For comparability, a similar-weighted least squares model was developed on the absolute systolic differences as the dependent variable (weighted according to the inverse of SE for systolic differences of each subgroup; Table 7) and the absolute weight differences as the independent variable:
Although not significant as an ordinary regression model, once adjusted for the meta-regression, the weight difference coefficient is significant. However, the fit of this model is poor (adjusted R2=0.155), and other assumptions also indicate this to be a nonreliable predictive model.
The relationship between blood pressure changes and follow-up times was also investigated (Figures 3 and 4⇓). Diastolic blood pressure changes are related to weight changes (labeled in the plots) up to ≈3 years, after which the relationship breaks down and blood pressure appears to creep up with time. This time effect is also reflected to some extent in the systolic blood pressure results.
As expected, initial blood pressure was highly related to the follow-up blood pressure measurements, as shown in Figures 5 and 6⇓. Thus, someone with high blood pressure initially will still have relatively high blood pressure at follow-up despite reductions.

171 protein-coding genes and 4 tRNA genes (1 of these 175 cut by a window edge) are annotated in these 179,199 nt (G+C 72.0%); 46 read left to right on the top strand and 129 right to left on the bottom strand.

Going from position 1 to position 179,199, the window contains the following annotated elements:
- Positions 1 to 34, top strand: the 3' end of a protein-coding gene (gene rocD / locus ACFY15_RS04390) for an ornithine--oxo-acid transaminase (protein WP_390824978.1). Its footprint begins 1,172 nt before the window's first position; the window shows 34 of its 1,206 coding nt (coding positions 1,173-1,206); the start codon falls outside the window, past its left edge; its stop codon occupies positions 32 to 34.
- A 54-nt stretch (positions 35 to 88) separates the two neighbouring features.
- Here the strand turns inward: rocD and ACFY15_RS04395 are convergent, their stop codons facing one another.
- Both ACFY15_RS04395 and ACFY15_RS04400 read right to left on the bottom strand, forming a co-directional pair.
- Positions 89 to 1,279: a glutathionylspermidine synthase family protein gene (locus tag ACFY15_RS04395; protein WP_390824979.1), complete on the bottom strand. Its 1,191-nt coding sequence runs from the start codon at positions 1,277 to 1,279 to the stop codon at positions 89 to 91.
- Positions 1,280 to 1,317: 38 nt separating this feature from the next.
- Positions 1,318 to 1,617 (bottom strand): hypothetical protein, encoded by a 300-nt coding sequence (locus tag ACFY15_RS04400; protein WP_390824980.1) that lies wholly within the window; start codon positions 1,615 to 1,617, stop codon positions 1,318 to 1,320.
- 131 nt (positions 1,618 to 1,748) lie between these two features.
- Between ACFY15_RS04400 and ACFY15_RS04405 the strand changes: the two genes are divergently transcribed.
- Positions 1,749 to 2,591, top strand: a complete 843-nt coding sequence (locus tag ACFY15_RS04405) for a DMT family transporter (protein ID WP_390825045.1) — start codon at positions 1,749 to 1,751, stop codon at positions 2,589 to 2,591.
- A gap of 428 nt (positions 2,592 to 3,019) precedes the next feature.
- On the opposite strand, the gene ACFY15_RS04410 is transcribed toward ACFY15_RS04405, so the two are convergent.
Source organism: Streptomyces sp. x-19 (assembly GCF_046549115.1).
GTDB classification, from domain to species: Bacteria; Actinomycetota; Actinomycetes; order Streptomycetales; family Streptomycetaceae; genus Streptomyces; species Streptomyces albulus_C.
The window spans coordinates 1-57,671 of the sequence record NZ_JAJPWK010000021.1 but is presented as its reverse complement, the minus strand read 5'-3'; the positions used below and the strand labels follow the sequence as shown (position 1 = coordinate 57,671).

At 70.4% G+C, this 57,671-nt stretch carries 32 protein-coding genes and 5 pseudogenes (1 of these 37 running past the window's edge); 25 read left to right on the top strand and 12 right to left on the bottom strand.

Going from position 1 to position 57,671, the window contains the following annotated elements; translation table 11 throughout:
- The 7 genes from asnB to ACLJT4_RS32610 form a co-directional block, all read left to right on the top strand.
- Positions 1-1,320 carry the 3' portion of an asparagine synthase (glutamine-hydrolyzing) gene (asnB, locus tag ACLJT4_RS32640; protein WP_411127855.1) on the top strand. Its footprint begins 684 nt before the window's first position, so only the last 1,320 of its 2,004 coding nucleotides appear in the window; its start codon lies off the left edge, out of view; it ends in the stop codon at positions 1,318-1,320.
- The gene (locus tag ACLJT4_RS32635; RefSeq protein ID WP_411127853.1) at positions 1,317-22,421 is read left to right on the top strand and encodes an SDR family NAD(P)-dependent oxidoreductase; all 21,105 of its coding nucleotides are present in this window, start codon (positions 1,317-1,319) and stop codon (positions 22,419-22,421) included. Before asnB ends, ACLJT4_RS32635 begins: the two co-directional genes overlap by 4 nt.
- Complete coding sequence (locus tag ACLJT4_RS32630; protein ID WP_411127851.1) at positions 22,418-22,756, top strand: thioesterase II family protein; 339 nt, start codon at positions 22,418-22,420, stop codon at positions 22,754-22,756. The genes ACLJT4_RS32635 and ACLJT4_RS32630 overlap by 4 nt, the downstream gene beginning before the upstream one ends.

This review attempts to determine weight loss effects over ≥2 years on hypertension and blood pressure. Of the 14 studies finally selected, 5 had qualitative results relevant to hypertension, whereas 11 of them had quantitative results relating to blood pressure and weight loss. The focus was on quantitative results because these provide data to model the relationship between weight loss and blood pressure change. The diastolic model gave a good fit, satisfying normal assumptions, indicating that a 10-kg weight loss might decrease the diastolic blood pressure by 4.6 mm Hg. Similarly, for systolic blood pressure, 10-kg weight loss might give a 6.0-mm Hg decrease in systolic blood pressure, although this is a less adequate model.
Despite ignoring surgical interventions, both of the estimated models gave smaller predicted reductions of blood pressure than those by the Scottish Intercollegiate Guidelines Network (SIGN)23 and a recent review by Neter,6 both of which indicated a 1:1 relationship for diastolic blood pressure and at least that for systolic blood pressure. However, these were based on studies with follow-up of only 1 year.